Assessing the Impact of Transfer of Pharmacy Services for Dual Eligible Beneficiaries to Medicare Part D

Lead researcher:
Project funded:
September 2006
Project completed:
October 2008
With the implementation of the Medicare prescription drug benefit (Part D) in January 2006, full-benefit dual eligible beneficiaries no longer have their prescription medications paid for by Medicaid but are instead enrolled in a Medicare Part D prescription drug plan (PDP). This project will focus in the implementation of the new Part D benefit for those dually eligible for Medicare and Medicaid. The project is a joint undertaking with the RUPRI Center, taking advantage of the unique data sets held at each center, the analytical and programming resources of both centers, and the ability to conduct qualitative analysis in multiple states efficiently.

The transfer of pharmacy services for dual-eligible beneficiaries from Medicaid to Medicare affects both rural beneficiaries and rural pharmacies, in both the short run and the long term. Auto-assignment of beneficiaries may be particularly problematic for rural dual-eligibles whose choice of pharmacy is already limited. Dual-eligibles may be assigned to a PDP with whom their local independent pharmacy does not participate, leading to undue travel burden and loss of a professional who understands their health care needs. In addition, auto-assignment has implications for rural pharmacy providers, who are more likely to be independent retailers. The burden of participation in Part D is greater for independent pharmacies that do not have the infrastructure support available to retail chain affiliates. PDPs may also restrict the pharmacies with which they will contract to those with which they can easily contract through chain affiliation. Independent pharmacies rely heavily on insurance payments to support their businesses and are less likely to be able to offset their pharmacy costs with high volume and high profit health and beauty aids. For the independent pharmacy, loss of business from dual-eligibles might result in decreased revenue and threaten their existence, even though they are an important part of the health care infrastructure in rural areas and integral to the health care of older Americans who live there.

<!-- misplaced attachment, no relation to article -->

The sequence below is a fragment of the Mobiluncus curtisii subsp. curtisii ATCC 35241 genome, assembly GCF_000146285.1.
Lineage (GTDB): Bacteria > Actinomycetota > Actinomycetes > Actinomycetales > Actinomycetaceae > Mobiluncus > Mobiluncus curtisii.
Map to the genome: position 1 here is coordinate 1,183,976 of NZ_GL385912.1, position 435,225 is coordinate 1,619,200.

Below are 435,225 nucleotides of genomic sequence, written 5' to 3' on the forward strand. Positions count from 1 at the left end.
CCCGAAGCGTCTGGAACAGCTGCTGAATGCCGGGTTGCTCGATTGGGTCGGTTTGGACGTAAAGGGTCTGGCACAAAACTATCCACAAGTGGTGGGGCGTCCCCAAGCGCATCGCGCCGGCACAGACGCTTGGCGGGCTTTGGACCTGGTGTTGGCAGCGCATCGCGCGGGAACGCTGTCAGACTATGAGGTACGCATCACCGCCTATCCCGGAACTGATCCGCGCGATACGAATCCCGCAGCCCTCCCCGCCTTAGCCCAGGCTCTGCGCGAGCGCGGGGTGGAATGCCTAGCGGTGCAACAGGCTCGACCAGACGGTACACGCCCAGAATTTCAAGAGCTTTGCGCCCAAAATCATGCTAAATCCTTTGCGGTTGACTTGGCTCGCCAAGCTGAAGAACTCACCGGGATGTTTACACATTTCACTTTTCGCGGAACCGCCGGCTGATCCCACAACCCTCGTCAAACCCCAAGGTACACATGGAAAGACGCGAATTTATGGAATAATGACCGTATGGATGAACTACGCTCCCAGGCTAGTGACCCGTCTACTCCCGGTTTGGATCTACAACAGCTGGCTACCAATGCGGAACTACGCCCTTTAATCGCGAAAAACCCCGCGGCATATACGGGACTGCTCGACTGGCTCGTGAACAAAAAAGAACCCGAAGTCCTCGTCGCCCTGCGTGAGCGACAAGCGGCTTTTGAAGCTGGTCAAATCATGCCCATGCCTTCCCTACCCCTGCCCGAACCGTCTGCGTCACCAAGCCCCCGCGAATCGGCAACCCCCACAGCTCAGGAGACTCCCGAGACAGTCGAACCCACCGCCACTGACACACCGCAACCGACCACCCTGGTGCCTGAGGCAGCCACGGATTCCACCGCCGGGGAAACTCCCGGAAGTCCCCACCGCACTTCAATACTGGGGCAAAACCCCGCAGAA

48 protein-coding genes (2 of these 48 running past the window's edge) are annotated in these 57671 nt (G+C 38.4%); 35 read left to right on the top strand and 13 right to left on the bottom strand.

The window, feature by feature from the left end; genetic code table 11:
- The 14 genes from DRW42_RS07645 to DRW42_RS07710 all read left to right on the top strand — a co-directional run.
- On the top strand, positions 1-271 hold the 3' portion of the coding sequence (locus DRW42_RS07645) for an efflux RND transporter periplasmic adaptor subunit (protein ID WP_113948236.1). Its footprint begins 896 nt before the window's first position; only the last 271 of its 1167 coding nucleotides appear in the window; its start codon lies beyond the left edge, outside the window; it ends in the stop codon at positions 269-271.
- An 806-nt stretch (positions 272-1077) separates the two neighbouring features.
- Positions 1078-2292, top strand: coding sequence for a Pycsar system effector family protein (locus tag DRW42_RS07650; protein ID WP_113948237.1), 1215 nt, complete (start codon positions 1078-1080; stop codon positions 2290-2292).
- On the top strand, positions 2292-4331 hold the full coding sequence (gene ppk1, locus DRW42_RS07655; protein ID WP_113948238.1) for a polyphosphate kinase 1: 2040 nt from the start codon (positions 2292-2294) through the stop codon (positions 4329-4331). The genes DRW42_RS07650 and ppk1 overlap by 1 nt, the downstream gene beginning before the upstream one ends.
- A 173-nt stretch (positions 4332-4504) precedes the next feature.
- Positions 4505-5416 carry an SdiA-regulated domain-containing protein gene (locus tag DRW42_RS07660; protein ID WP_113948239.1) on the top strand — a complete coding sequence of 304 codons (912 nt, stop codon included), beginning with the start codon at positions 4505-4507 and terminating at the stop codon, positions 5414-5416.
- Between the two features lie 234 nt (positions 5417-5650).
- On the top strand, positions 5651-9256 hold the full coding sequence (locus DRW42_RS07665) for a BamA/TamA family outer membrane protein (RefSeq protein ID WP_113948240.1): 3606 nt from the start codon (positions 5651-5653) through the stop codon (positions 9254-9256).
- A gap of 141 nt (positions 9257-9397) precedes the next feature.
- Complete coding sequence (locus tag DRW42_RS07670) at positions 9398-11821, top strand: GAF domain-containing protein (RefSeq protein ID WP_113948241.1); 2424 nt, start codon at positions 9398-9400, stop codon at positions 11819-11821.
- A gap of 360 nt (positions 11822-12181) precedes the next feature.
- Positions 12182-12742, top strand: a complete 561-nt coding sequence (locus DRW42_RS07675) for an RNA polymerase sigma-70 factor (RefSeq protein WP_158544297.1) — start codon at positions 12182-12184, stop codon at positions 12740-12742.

Our research will approach this topic from the perspectives of beneficiaries and rural independent pharmacies. The project has two parts. In the first part we will be using national data bases (from CMS regarding enrollment and plan offerings, from the RUPRI Center regarding characteristics of counties and markets, from the RUPRI Center for the location of independent pharmacies, and from the North Carolina Rural Health Research & Policy Analysis Center for pharmacy participation in PDPs) to assess participation of pharmacies in PDPs in which rural beneficiaries have enrolled, and the impact of the new program as related to pharmacy closure. In the second part we will be completing a qualitative study of the impacts of Part D by interviewing independent pharmacists, state Medicaid agency staff, and state pharmacy association staff in four states in four different PDP regions: Missouri, Nebraska, South Carolina and North Carolina. We will produce two Policy Briefs, one focused on pharmacy participation in PDPs and one that describes access to services issues for rural beneficiaries.